• Security for 5G and beyond has continuously being a top priority in wireless communication engineering, particularly the waveform level security that is outside the traditional realm of cryptographic security in computer systems. Prof. David J. Love says that includes trying to control the way the signal itself is designed and processed.

“This is because there are numerous emerging capabilities, mainly due to reductions in cost for computing and RF platforms.  These are highly reconfigurable and could potentially give rise to numerous spectrum vulnerabilities,” says Love. “We’re trying to figure out how can you adjust the traditional communications signal processing, information theory, kinds of research to take into account security in a holistic and practical way.”

  • Edge computing and how that affects communication and how engineering research is done. The emergent applications of AI and the relocation of the computing power from cloud to the network edges have blurred the lines between computing and communication. How to devise new computing architectures tailored for the wireless 5G-and-beyond systems is a critical direction for both computer and electrical engineering.  A solution developed analytically may also need to go through at-scale implementation and evaluation that identifies issues that can only stem from the real-world dynamics between computing and communication protocols.
david j love
David J. Love, Nick Trbovich Professor of Electrical and Computer Engineering

XGC is also partnering with Vertically Integrated Projects (VIP) Program, which provides an opportunity for undergraduate students to earn academic credit while engaging in research and design projects related to active research areas of Purdue faculty members and national, international, and industry-sponsored design challenges. Students can participate on interdisciplinary and vertically-integrated teams (first-year through seniors) with faculty and graduate student mentors for multiple semesters to address these real-world research and design challenges.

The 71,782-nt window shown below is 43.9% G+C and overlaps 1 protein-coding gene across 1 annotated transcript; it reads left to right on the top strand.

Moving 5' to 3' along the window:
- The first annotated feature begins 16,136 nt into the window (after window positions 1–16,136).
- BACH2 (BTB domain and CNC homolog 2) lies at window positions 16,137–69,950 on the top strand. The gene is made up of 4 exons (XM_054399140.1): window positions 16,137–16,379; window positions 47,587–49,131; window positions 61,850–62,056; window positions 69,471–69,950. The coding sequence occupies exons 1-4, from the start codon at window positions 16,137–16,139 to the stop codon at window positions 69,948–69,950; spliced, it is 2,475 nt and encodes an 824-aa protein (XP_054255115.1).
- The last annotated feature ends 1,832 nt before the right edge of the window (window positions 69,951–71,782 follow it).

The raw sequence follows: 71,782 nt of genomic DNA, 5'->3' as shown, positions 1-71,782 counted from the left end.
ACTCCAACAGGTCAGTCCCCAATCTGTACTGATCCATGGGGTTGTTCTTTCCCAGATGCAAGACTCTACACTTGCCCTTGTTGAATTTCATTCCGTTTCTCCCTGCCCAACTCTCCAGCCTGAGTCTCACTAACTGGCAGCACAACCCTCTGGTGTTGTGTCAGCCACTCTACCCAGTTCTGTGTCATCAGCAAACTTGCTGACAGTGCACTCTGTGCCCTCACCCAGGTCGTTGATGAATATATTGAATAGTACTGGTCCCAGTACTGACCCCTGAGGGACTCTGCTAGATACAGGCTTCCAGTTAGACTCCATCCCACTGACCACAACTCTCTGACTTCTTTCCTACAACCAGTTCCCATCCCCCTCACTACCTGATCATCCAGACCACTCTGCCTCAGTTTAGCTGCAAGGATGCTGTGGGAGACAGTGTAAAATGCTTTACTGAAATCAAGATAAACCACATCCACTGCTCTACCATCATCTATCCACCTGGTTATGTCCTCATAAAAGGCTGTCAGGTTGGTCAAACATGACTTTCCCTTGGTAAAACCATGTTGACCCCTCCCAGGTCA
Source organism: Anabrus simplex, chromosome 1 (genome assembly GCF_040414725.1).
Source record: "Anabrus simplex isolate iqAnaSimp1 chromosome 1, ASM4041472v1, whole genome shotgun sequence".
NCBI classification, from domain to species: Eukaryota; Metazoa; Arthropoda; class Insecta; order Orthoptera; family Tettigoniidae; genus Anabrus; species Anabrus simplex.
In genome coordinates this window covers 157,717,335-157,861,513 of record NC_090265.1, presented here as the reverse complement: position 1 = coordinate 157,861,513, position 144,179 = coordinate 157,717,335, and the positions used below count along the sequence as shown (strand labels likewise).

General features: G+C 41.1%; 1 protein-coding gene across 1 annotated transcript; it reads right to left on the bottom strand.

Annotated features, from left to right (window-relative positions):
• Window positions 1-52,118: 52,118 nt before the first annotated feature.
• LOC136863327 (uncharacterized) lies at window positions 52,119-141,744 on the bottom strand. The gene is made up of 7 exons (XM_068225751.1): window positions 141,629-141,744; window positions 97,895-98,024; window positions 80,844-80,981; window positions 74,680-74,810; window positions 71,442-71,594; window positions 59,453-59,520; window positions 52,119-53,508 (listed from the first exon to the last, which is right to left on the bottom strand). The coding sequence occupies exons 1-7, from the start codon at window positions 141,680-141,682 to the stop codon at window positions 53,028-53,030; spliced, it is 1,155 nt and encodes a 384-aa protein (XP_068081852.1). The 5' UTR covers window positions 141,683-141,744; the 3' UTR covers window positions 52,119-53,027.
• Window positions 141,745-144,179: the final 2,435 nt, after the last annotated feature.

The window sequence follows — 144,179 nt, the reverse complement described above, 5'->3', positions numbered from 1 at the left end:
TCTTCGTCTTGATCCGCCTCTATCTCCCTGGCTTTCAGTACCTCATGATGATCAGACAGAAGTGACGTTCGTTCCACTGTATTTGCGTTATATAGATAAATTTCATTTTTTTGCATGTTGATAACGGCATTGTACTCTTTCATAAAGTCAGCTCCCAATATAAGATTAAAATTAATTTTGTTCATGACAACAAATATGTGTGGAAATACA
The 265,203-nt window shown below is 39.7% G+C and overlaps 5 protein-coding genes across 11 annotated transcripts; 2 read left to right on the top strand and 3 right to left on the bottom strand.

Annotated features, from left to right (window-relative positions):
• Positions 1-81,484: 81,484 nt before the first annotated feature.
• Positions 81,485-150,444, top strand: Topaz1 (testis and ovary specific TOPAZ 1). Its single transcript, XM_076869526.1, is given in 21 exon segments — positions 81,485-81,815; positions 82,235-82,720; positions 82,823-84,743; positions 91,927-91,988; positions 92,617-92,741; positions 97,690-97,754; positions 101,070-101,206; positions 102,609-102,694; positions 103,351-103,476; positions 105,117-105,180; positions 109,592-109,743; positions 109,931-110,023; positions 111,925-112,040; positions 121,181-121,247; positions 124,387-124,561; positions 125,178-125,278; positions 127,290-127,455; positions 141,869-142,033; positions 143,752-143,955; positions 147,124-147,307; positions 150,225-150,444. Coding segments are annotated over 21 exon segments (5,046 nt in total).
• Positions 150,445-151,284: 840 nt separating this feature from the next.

Purdue is also participating in 5G-related projects led by the U.S. Department of Defense (DOD). The agency is looking at 5G and beyond research and development aligned with defense needs. Purdue is a member of one of 16 multidisciplinary teams for the Convergence Accelerator program 2022 cohort for the research topic — Track G: Securely Operating Through 5G Infrastructure. Track G builds upon DOD's 5G Initiative — Operate Through — to assess and mitigate 5G vulnerabilities, inform 5G standards and policies through rigorous research, and promote technology development to advance 5G communications for the U.S. military and federal government. 

Purdue is also a contributing member of the ATIS Next G Alliance, an initiative to advance North American wireless technology leadership over the next decade through private-sector-led efforts. With a strong emphasis on technology commercialization, the work will encompass the full lifecycle of research and development, manufacturing, standardization and market readiness.